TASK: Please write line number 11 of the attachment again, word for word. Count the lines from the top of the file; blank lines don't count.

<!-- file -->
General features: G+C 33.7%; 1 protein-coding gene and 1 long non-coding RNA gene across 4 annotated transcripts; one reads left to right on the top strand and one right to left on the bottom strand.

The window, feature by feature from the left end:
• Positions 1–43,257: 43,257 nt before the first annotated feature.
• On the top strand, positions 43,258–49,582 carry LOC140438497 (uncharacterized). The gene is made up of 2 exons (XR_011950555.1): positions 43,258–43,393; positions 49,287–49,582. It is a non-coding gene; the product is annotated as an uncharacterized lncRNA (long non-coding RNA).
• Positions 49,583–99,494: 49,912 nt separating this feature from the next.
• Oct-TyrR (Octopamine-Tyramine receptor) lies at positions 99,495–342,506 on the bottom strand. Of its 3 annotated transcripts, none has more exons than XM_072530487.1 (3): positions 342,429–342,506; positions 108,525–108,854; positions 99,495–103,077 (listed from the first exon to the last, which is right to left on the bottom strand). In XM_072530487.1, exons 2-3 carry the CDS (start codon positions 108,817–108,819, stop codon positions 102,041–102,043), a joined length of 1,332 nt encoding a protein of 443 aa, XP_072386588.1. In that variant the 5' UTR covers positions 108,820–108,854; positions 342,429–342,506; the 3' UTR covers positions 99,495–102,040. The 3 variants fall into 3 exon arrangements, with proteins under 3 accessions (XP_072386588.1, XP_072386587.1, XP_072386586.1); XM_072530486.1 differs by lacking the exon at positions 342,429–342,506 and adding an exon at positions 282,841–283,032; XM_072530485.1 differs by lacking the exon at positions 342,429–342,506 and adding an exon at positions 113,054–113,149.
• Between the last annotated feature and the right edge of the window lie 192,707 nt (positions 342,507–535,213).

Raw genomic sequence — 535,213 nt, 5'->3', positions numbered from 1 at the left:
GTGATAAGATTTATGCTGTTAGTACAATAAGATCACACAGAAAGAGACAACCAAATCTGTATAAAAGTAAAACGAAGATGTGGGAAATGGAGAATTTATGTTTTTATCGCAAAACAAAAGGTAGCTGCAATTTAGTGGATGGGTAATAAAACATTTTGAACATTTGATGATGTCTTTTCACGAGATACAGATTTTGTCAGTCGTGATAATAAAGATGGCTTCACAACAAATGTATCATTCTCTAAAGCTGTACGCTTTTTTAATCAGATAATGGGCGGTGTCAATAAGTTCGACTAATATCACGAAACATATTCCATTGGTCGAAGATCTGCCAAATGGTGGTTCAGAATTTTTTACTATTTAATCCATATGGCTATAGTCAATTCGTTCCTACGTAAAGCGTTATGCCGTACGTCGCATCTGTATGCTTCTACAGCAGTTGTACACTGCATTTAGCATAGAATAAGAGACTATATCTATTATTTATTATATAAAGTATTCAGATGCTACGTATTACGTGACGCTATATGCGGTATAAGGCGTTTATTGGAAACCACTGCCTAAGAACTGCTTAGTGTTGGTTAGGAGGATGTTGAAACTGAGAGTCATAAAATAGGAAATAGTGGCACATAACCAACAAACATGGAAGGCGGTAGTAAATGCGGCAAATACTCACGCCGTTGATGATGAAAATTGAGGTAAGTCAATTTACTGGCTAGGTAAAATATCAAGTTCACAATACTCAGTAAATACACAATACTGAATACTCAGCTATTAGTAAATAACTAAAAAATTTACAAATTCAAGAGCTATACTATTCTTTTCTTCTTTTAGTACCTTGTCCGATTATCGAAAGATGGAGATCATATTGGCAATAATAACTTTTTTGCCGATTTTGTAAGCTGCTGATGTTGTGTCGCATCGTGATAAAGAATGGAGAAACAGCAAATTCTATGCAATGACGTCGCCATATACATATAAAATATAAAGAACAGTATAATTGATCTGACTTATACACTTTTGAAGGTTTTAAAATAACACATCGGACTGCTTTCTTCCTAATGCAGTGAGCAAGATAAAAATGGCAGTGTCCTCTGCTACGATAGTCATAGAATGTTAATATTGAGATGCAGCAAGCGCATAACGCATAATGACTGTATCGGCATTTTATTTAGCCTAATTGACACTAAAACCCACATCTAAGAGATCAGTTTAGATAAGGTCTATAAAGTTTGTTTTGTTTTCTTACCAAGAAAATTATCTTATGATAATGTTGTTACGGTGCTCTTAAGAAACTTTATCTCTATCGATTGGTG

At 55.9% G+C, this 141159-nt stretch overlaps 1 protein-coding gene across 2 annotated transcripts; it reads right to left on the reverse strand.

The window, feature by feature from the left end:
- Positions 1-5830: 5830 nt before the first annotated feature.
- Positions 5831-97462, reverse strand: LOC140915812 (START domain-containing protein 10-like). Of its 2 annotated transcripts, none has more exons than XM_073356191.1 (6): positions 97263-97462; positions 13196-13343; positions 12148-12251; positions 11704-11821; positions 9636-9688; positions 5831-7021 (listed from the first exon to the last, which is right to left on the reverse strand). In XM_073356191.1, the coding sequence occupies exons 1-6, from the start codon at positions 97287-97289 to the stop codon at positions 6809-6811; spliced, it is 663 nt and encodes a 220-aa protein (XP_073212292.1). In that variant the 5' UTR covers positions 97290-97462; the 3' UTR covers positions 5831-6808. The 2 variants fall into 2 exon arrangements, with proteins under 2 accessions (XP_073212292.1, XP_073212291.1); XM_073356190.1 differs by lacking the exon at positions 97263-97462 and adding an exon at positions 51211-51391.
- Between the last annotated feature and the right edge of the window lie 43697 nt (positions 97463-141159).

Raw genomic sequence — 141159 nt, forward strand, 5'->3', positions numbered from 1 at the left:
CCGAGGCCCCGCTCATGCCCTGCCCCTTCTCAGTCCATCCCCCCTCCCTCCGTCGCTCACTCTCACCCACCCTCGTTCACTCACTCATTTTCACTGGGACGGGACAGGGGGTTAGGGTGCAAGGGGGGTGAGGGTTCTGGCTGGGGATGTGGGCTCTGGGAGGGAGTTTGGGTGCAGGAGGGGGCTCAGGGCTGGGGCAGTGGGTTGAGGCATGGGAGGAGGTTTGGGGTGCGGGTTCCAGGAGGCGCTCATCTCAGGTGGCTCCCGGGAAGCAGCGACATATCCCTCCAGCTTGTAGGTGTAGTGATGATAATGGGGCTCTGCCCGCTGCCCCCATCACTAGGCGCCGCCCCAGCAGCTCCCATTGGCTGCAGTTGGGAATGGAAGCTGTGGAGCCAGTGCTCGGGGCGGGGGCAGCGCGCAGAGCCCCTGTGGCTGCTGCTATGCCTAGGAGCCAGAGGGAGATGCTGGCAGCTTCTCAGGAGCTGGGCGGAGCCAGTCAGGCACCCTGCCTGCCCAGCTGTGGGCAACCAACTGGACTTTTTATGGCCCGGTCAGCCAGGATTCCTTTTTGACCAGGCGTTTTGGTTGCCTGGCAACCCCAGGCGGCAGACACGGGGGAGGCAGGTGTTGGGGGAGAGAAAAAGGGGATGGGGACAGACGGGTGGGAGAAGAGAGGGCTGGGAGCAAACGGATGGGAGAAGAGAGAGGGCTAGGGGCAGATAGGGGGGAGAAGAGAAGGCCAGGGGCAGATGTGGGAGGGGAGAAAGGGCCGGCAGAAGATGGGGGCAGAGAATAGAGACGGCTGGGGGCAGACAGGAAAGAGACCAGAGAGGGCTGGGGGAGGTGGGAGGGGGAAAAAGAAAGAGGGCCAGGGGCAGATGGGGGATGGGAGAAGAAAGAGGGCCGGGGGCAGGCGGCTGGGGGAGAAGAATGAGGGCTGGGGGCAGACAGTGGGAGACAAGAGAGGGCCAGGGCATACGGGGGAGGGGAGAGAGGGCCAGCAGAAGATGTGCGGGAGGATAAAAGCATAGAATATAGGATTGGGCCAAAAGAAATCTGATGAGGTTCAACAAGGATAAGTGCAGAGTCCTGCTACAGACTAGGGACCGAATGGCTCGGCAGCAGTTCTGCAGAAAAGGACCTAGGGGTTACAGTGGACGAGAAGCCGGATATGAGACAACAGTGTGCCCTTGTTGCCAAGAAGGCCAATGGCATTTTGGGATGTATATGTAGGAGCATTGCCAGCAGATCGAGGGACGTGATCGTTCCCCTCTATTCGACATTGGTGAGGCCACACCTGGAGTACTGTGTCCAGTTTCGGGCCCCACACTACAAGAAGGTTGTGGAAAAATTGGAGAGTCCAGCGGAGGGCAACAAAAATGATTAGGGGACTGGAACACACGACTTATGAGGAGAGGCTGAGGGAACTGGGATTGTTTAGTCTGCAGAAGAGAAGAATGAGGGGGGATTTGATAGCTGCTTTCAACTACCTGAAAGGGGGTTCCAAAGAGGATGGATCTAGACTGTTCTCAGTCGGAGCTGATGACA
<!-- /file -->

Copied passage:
The window, feature by feature from the left end: